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San Francisco photography legend Robert Altman dead at 77

Robert Altman, the legendary San Francisco photojournalist who focused his lens on the city’s counterculture in the 1960s and 1970s, died on Sept. 24.

He died at the age of 77, one month before his birthday, due to complications from a longtime battle with esophageal cancer, his press agent Lee Houskeeper said in a press release. 

The photographer “is survived by his body of work,” the release said, a profound testament to his widespread influence and talent across genres.

Born in New York City, Altman trained under Ansel Adams before moving to San Francisco in 1968, where he quickly became a fixture in the city’s counterculture scene, befriending — and sometimes photographing — artists, musicians and hippies with ease.

The Rolling Stones Ron Wood, Mick Jagger, Ian Stewart, Bill Wyman and Keith Richards perform on stage during the Day on the Green #4 concert on July 26, 1978 at the Oakland Coliseum in Oakland, California.

Robert Altman/Getty Images

He would shoot for the city’s underground newspaper Good Times before going on to become Rolling Stone’s chief staff photographer, capturing some of history’s greatest talents, including Keith Richards and David Crosby. 

“They gave me the front page and the full back cover and an inside spread, I was up all night waiting for the paper to come out,” Altman said to rock journalist Ben Fong-Torres of his stint for Good Times, who wrote the introduction to “The Sixties: Photographs,” a book Altman published in 2007.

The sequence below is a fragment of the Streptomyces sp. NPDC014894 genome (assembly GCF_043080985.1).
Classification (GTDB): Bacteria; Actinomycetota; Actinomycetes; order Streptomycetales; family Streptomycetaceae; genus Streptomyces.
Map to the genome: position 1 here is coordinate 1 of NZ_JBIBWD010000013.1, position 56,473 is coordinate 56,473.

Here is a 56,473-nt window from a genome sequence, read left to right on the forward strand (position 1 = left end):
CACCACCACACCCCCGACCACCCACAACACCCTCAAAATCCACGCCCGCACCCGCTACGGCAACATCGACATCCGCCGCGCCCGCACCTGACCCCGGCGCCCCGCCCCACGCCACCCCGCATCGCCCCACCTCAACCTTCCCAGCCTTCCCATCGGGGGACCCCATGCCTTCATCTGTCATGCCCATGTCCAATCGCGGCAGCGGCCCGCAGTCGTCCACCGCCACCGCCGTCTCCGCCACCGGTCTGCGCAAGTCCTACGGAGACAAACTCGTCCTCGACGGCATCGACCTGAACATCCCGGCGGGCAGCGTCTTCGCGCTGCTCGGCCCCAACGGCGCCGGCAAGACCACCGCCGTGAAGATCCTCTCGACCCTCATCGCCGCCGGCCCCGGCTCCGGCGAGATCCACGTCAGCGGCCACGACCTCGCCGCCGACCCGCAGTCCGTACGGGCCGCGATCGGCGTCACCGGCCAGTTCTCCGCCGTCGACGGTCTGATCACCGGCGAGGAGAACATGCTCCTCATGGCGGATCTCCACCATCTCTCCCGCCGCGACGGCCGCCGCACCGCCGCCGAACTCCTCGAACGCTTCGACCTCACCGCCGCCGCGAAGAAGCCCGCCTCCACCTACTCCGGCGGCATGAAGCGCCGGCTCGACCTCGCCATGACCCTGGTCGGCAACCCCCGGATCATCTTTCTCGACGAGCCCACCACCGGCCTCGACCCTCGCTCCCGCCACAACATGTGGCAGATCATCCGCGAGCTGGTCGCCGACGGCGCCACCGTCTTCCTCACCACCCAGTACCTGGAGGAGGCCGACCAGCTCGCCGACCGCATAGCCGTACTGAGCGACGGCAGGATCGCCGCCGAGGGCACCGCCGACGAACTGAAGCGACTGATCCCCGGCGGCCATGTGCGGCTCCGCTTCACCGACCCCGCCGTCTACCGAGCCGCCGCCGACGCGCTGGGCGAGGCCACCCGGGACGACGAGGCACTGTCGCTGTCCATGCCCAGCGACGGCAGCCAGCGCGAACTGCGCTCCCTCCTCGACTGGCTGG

In a statement, Rolling Stone founder Jan Werner (and Altman’s former boss) said that Altman “was instrumental in portraying the look and feeling and vitality of the Sixties.”

Revelers attend the Holy Man Jam circa August, 1970 in Boulder, Colorado. It was know as the first rave.

Revelers attend the Holy Man Jam circa August, 1970 in Boulder, Colorado. It was know as the first rave.

Robert Altman/Getty Images

Frankie Ann, a director who is working on a documentary about Altman, called him “a wonderful and loveable mensch and friend,” in a statement. She said his “exquisitely candid shots capture the historic moments that have come to define the ’60s.” 

In his often highly raw and naturalistic work, Altman captured over 30,000 images, ranging from hippie protests to Rolling Stones recording sessions. He later turned his lens to fashion. 

Altman’s body of work now resides in the Bancroft Library at the University of California, Berkeley as part of the Robert Altman Photograph Archive. 

The Associated Press contributed to this report.